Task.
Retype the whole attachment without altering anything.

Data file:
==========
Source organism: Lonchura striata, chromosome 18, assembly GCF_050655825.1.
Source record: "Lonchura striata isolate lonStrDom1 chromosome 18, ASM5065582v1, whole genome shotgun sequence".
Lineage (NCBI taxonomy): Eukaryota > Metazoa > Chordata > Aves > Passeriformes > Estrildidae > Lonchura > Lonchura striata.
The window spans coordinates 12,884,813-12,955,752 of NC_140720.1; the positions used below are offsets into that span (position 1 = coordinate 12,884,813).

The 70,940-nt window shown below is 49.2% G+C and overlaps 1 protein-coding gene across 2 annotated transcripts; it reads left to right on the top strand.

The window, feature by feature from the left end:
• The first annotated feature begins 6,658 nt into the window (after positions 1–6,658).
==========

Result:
Source organism: Lonchura striata, chromosome 18, assembly GCF_050655825.1.
Source record: "Lonchura striata isolate lonStrDom1 chromosome 18, ASM5065582v1, whole genome shotgun sequence".
Lineage (NCBI taxonomy): Eukaryota > Metazoa > Chordata > Aves > Passeriformes > Estrildidae > Lonchura > Lonchura striata.
The window spans coordinates 12,884,813-12,955,752 of NC_140720.1; the positions used below are offsets into that span (position 1 = coordinate 12,884,813).

The 70,940-nt window shown below is 49.2% G+C and overlaps 1 protein-coding gene across 2 annotated transcripts; it reads left to right on the top strand.

The window, feature by feature from the left end:
• The first annotated feature begins 6,658 nt into the window (after positions 1–6,658).